Friday, 14 September 2012

RHINO SEASON - TIFF 2012 - Review By Greg Klymkiw - Exiled Iranian filmmaker Bahman Ghobadi delivers a heartbreaking love story that engages us in cinema's poetic qualities whilst making a plea for the rights of artists to be honoured and sanctified against the whims of all repressive government policies.

Rhino Season (2012) ****
dir. Bahman Ghobadi

TIFF 2012 - Special Presentation

Starring: Behrouz Vossoughi, Monica Bellucci, Yilmaz Erdogan, Belçim Bilgin

Review By Greg Klymkiw

Artists have always been prime targets in power-hungry repressive regimes. To destroy a nation, then rebuild it in a new image, the first line of attack is to decimate its existing culture. During the 20th Century, the world experienced this again and again in every Totalitarian regime - Nazis, Fascists, Communists, Fake Democracies fuelled by corporate dictatorships and religious fundamentalism are but a few instances of this war on art.

Given that the world is on the precipice of complete collapse, works like Bahman Ghobadi's film Rhino Season are more important and vital than ever. That said, I do wish to temper this statement, since such an assertion can be a dual edged sword - relegating a work's importance to the picture's backdrop and subject matter can also place it in a lofty enough position so as to render its considerable aesthetic gifts as the sum total of its merits. Therefore, in declaring that the film is essential, I wish to also stress that the film's political and thematic necessity is not the only reason it holds a fundamental place in the world.

The picture is, quite simply, dazzling - an original voice that yields a deeply moving, artistically daring and consummate demonstration of how cinema can work at the highest levels of the medium. In the case of Rhino Season, the medium is simply not the message, nor the message it conveys, but how the medium is pushed over the usually accepted boundaries. However, in so doing, the film provides its important political stance and challenging aesthetic framework in a manner that, if properly presented and distributed to wider audiences, has considerable potential to affect cinema-goers the world over.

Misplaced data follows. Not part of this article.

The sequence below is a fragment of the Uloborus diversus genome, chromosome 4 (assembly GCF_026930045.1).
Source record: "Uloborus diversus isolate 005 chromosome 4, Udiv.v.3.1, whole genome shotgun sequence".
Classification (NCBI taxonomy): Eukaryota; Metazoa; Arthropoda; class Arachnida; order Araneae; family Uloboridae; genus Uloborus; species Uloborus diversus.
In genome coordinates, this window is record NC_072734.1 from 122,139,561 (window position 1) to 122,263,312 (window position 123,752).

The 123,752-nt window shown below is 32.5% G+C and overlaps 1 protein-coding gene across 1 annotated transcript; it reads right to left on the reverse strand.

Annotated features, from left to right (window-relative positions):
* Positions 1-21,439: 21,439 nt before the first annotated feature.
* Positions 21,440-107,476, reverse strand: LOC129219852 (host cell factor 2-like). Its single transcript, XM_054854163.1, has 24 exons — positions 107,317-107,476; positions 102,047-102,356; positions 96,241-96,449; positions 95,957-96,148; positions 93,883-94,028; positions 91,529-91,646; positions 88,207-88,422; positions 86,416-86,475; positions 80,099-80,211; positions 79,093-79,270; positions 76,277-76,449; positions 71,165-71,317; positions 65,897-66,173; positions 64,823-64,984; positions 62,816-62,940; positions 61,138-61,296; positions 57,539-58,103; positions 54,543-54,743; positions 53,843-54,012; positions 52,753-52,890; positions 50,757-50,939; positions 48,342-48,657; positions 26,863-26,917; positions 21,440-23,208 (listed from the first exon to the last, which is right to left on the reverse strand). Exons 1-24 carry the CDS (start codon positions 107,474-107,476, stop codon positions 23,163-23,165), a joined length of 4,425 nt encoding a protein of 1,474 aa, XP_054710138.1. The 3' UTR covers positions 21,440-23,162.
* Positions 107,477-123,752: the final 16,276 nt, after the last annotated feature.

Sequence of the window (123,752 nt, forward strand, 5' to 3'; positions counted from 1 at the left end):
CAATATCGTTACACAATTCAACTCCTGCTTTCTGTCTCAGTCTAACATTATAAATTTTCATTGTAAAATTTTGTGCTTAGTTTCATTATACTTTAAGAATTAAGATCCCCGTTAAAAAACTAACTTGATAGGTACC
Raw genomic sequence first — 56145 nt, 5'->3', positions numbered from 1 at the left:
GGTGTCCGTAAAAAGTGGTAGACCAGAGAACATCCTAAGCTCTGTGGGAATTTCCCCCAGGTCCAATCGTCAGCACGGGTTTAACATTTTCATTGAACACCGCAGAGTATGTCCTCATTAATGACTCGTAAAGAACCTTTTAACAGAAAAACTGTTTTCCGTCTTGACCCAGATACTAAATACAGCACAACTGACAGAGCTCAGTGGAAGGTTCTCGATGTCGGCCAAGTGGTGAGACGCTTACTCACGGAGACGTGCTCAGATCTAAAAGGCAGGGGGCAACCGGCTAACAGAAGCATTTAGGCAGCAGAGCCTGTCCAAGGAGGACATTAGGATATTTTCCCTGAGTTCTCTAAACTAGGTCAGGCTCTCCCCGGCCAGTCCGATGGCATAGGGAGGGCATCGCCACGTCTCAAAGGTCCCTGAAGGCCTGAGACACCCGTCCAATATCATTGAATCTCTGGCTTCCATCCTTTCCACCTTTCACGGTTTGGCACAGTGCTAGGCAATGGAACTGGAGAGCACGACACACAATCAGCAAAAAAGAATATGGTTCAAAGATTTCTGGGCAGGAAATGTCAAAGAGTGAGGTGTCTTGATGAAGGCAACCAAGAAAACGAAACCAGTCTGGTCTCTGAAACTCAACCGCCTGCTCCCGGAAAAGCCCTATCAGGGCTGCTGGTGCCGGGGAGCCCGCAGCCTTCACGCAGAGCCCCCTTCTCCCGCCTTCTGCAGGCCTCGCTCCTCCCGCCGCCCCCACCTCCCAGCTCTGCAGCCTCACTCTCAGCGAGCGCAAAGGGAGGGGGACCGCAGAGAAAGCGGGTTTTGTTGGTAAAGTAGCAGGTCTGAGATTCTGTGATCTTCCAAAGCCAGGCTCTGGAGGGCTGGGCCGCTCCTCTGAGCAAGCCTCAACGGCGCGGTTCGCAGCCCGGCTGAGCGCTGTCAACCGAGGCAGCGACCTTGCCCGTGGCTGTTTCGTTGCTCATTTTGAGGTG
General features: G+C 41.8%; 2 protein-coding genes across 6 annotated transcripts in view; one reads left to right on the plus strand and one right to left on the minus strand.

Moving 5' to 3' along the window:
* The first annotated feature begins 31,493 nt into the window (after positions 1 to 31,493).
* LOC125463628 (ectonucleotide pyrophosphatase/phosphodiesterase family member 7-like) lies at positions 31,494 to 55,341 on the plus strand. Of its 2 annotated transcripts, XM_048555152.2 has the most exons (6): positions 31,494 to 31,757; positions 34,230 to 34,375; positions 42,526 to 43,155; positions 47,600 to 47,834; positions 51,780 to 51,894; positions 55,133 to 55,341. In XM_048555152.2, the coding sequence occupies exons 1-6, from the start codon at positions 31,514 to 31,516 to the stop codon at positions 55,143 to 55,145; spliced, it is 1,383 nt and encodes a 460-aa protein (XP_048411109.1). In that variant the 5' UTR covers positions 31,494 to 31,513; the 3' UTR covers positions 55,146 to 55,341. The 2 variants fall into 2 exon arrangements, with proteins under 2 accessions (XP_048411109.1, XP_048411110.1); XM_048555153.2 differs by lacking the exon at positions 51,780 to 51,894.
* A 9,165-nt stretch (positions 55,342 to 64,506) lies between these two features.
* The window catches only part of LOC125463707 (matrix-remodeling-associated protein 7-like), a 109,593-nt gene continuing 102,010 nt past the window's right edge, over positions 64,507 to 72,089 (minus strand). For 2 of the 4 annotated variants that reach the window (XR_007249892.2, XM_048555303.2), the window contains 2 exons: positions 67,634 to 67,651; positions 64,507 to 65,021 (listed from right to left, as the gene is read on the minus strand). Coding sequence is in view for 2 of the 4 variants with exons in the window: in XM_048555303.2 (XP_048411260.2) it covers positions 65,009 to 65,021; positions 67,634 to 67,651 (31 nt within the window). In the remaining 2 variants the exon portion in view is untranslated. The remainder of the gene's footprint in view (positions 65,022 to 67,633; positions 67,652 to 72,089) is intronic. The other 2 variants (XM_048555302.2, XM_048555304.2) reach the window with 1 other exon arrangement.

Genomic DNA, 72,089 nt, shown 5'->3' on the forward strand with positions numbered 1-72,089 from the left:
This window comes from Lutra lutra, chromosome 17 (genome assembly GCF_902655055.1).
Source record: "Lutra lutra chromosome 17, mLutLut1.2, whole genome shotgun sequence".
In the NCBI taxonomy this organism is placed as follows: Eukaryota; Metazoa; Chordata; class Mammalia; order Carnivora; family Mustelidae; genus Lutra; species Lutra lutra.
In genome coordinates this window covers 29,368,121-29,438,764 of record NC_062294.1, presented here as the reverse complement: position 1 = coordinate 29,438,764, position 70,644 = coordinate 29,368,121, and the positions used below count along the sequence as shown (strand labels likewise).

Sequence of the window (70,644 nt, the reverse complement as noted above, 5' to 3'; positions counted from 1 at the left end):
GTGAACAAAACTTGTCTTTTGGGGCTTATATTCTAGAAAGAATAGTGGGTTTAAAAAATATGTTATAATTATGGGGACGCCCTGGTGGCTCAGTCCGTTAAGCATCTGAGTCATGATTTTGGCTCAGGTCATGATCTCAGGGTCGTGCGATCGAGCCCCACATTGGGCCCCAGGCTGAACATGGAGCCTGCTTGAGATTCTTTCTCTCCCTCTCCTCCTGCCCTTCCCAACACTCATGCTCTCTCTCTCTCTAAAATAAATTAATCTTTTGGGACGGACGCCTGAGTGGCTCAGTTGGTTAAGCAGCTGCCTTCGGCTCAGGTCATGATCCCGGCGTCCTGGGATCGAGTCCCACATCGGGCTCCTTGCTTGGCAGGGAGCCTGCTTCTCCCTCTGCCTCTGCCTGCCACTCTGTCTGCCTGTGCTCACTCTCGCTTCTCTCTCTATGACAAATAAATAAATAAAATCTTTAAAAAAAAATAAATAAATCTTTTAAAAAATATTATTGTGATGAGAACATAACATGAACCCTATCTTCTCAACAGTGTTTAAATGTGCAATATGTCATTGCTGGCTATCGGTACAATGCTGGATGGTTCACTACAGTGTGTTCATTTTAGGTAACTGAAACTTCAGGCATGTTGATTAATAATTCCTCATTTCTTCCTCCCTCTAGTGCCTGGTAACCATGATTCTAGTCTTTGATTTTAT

The tale director Ghobadi relates is as simple and ages-old as time itself - a love story that spans decades - replete with suffering, longing and passion that knows no bounds. Behrouz Vossoughi, a mega-wattage Iranian movie star now exiled to an America that has little to offer a great actor like him from a Hollywood that is so bereft of ideas that the only roles he is asked to play are those of terrorists, is the star of Ghobadi’s film.

Vossoughi plays Sahel, a Kurdish writer who specializes in poetry. In spite of the fact that his writings are not political, he is arrested, tortured and interrogated until he receives an inhuman 30-year-long prison sentence.

Not content to destroy Sahel's life, the authorities do the same to his wife Mina (a heartbreaking performance by Monica Bellucci). She is incarcerated for 10 years and upon her release, she is told that Sahel is dead. He most certainly is not. Ghobadi then delivers the unforgettable scene of Mina making her way through a forlorn graveyard devoted to the burial of "heathen" and finally weeping before the weathered marker of her husband.

Sahel serves all 30 years of his sentence and devotes the rest of his existence to tracking down Mina.

If this tale doesn't move audiences to tears, nothing will. What contributes to rendering this simple, affecting narrative in the richest and most artistically complex mise-en-scène imaginable, is how Ghobadi peppers the tale with voiceovers reciting Sahel's clearly humanist (not politically didactic) poetry which contrast the horrendous words of his torturers. Blended with images of sublime beauty that convey resplendence of the most exquisite kind, they too provide a contrast to the visual realities of the dank, foul prison Sahel spends 30 years in.

Rhino Season accomplishes the extraordinary. It achieves the highest level of cinematic poetry, tells a great story and, by virtue of Ghobadi's approach, it achieves its goal of exposing us to the plight of artists in Iran whilst gently and metaphorically delivering the most powerful plea of all - that artists have no place in prisons for simply expressing themselves (politically or not) and that finally, this should extend to all people, of all walks of life, in all countries.

Expression is who we are. It is what defines our respective cultures and most of all, who we are as a species. Humanity IS expression. What places Ghobadi's great film on a pedestal of truth is that expression includes love.

Love is what drives his picture, his characters and by extension, the human race.

Love must be protected and sanctified at all costs.

When that ceases, so do we.

"Rhino Season" received its world premiere at the Toronto International Film Festival (TIFF 2012). For ticket information, please visit the TIFF website HERE.